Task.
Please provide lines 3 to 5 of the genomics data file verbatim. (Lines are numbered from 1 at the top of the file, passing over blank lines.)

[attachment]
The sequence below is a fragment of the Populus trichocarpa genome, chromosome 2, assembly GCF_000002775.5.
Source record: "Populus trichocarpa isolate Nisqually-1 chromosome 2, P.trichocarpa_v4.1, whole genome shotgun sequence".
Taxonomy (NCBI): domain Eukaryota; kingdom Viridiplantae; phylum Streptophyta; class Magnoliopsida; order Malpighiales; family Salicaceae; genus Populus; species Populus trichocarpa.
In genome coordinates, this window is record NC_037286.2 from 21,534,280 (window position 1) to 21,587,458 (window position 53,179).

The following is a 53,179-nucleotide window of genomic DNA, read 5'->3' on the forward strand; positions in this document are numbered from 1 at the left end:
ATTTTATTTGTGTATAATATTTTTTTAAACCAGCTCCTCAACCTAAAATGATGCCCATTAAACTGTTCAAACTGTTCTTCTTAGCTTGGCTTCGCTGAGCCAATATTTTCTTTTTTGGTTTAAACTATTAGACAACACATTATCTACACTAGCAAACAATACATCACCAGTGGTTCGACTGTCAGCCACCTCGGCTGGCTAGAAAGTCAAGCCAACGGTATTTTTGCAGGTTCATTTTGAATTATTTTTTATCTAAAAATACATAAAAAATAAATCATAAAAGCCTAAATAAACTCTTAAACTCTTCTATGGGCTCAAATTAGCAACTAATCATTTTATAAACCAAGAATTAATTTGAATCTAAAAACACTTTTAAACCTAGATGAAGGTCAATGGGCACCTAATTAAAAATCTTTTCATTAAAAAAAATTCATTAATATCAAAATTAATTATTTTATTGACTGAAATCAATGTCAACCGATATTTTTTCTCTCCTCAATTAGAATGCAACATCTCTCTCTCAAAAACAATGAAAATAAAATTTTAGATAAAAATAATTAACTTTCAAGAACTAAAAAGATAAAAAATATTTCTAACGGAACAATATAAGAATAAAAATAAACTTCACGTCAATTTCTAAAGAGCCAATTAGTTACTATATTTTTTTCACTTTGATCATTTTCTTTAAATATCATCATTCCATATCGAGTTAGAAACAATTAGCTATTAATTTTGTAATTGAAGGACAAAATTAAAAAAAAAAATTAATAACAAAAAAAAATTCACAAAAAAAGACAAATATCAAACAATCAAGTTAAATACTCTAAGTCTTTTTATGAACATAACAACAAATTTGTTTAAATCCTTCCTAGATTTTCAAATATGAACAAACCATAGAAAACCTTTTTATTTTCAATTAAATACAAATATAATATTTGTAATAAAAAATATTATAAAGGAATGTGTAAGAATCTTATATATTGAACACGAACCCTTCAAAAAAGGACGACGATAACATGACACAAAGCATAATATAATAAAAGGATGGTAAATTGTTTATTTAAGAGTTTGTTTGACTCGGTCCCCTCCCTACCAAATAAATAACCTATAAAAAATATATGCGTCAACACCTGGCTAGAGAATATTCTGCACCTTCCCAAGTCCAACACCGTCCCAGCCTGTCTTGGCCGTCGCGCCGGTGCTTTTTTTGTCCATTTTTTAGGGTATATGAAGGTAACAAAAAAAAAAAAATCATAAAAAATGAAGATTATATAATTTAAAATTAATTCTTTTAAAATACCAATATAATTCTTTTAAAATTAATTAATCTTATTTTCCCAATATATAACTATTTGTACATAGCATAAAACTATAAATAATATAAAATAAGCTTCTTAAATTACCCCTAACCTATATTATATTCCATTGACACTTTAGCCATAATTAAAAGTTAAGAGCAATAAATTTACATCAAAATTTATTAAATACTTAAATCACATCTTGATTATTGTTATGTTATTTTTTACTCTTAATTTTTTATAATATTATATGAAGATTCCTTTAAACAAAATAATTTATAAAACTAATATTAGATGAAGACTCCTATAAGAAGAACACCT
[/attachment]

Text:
Taxonomy (NCBI): domain Eukaryota; kingdom Viridiplantae; phylum Streptophyta; class Magnoliopsida; order Malpighiales; family Salicaceae; genus Populus; species Populus trichocarpa.
In genome coordinates, this window is record NC_037286.2 from 21,534,280 (window position 1) to 21,587,458 (window position 53,179).

The following is a 53,179-nucleotide window of genomic DNA, read 5'->3' on the forward strand; positions in this document are numbered from 1 at the left end: